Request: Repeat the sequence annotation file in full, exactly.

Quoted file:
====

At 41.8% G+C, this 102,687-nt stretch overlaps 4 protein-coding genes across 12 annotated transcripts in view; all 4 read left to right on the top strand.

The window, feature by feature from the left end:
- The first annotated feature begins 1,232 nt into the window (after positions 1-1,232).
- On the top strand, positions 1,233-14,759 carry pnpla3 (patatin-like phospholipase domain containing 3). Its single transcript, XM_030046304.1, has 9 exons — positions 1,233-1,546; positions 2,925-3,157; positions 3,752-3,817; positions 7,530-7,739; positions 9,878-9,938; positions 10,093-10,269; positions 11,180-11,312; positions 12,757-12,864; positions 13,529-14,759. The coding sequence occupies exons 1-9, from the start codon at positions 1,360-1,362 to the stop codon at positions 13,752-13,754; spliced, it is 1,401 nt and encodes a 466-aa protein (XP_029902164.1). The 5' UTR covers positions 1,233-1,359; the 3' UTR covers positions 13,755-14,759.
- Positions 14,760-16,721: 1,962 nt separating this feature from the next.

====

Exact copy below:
At 41.8% G+C, this 102,687-nt stretch overlaps 4 protein-coding genes across 12 annotated transcripts in view; all 4 read left to right on the top strand.

The window, feature by feature from the left end:
- The first annotated feature begins 1,232 nt into the window (after positions 1-1,232).
- On the top strand, positions 1,233-14,759 carry pnpla3 (patatin-like phospholipase domain containing 3). Its single transcript, XM_030046304.1, has 9 exons — positions 1,233-1,546; positions 2,925-3,157; positions 3,752-3,817; positions 7,530-7,739; positions 9,878-9,938; positions 10,093-10,269; positions 11,180-11,312; positions 12,757-12,864; positions 13,529-14,759. The coding sequence occupies exons 1-9, from the start codon at positions 1,360-1,362 to the stop codon at positions 13,752-13,754; spliced, it is 1,401 nt and encodes a 466-aa protein (XP_029902164.1). The 5' UTR covers positions 1,233-1,359; the 3' UTR covers positions 13,755-14,759.
- Positions 14,760-16,721: 1,962 nt separating this feature from the next.